The top diplomats of Japan and the United States agreed Thursday in phone talks to strengthen their bilateral alliance and continue making efforts toward a free and open Indo-Pacific region after Fumio Kishida became Japan's new prime minister this week.

During the 15-minute call, Japanese Foreign Minister Toshimitsu Motegi, who retained his position in the Kishida Cabinet, vowed to continue to work closely with U.S. Secretary of State Antony Blinken "based on the relationship of trust that has been cultivated so far," according to the Japanese Foreign Ministry.

Both sides "exchanged views on a wide range of issues, such as the regional situation including North Korea and China, as well as cooperation on climate change," it added.

The U.S. State Department said in a press release that the two affirmed the bilateral alliance is "the cornerstone of peace, security, and prosperity in the Indo-Pacific and beyond," touching on the region influenced by China's growing assertiveness.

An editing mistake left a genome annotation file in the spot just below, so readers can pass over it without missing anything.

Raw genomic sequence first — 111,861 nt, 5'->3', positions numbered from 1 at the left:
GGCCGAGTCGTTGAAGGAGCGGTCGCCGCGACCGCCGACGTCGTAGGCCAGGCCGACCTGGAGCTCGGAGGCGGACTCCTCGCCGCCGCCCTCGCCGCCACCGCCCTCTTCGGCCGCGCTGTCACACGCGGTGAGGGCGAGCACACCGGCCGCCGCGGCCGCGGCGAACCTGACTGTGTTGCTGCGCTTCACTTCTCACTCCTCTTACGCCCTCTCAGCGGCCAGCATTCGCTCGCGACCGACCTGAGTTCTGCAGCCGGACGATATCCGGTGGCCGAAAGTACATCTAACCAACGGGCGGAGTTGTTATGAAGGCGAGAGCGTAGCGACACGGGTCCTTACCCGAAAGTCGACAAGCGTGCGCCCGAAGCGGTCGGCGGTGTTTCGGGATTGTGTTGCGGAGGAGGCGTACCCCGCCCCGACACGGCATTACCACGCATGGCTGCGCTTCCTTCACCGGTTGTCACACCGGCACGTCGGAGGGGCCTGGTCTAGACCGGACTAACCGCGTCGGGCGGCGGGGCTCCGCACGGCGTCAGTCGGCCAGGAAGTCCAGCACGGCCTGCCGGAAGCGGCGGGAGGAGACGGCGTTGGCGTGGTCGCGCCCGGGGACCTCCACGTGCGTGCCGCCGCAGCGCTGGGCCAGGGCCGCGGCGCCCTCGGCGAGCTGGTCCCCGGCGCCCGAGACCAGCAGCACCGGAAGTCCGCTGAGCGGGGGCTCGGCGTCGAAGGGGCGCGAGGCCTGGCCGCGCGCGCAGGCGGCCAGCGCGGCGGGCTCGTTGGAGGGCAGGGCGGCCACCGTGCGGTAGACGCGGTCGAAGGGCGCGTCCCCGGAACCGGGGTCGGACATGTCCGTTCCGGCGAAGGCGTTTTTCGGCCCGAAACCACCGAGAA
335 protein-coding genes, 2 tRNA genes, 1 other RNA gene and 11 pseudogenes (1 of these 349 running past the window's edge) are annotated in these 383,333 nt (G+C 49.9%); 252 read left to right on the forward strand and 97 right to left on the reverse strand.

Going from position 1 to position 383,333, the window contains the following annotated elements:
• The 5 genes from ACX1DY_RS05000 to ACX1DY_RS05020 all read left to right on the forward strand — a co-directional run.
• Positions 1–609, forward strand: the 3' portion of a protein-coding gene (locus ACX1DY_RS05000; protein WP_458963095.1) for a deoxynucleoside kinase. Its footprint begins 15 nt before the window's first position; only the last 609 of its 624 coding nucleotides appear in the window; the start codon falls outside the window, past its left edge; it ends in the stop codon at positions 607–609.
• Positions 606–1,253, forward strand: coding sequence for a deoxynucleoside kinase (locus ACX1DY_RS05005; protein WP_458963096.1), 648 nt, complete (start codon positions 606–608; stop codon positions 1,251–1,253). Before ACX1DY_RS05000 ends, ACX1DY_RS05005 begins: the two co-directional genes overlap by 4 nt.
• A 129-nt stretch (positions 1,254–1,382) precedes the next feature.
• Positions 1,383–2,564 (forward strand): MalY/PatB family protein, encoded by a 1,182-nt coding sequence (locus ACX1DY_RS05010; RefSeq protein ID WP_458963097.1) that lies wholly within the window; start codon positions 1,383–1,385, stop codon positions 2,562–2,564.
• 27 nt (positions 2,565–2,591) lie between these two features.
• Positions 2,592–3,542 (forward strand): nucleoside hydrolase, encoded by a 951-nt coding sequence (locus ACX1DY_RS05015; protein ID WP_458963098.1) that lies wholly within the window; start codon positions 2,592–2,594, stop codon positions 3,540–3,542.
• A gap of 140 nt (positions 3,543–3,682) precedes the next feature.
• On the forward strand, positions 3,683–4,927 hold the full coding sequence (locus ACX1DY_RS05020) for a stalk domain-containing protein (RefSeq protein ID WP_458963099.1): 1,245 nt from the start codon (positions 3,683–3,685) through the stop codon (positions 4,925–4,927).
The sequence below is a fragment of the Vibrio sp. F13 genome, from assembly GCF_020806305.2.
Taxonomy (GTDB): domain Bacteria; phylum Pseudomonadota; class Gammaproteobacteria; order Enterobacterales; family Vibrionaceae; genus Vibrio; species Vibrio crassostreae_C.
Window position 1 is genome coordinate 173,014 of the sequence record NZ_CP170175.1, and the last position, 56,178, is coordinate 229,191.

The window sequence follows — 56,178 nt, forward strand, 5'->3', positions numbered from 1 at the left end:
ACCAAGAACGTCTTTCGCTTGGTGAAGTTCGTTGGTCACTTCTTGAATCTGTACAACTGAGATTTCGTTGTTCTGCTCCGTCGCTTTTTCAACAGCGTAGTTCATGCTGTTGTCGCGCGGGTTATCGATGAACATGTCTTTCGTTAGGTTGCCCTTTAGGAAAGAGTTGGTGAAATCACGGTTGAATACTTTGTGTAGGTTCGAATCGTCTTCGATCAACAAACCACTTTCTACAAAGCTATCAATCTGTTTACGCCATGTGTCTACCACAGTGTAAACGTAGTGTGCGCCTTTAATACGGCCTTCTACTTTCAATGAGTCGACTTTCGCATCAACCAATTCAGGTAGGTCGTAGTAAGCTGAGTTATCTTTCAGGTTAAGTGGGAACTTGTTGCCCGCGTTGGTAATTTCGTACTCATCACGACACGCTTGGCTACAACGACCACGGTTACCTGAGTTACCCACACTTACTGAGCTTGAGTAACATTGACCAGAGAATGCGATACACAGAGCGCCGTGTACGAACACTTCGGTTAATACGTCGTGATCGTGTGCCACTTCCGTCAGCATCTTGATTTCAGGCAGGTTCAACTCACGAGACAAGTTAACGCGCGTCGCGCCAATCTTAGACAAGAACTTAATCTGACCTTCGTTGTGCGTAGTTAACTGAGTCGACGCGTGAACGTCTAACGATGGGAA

Motegi and Blinken also shared their concerns about North Korea's nuclear and ballistic missile programs, while affirming their commitment to address and resolve the issues through trilateral cooperation involving South Korea toward the complete denuclearization of the Korean Peninsula, the department said.

North Korea has recently conducted a series of missile tests, including those using ballistic missile technologies in violation of U.N. Security Council resolutions.

The phone talks between the foreign ministers followed a call between the two countries' leaders on Tuesday, during which U.S. President Joe Biden offered "strong words of commitment" to the defense of the Senkaku Islands, according to Kishida.

The Senkakus are a group of uninhabited islets in the East China Sea administered by Japan and claimed by China, which calls them Diaoyu.

Kishida has said the bilateral alliance remains the foundation of Japan's foreign policy and that he will work with partners, including Washington, to address Beijing's "attempts to change the status quo by force" in surrounding waters.

Motegi is one of only two ministers Kishida retained from the previous Cabinet, the other being Defense Minister Nobuo Kishi, apparently reflecting his desire to maintain continuity amid such foreign policy challenges.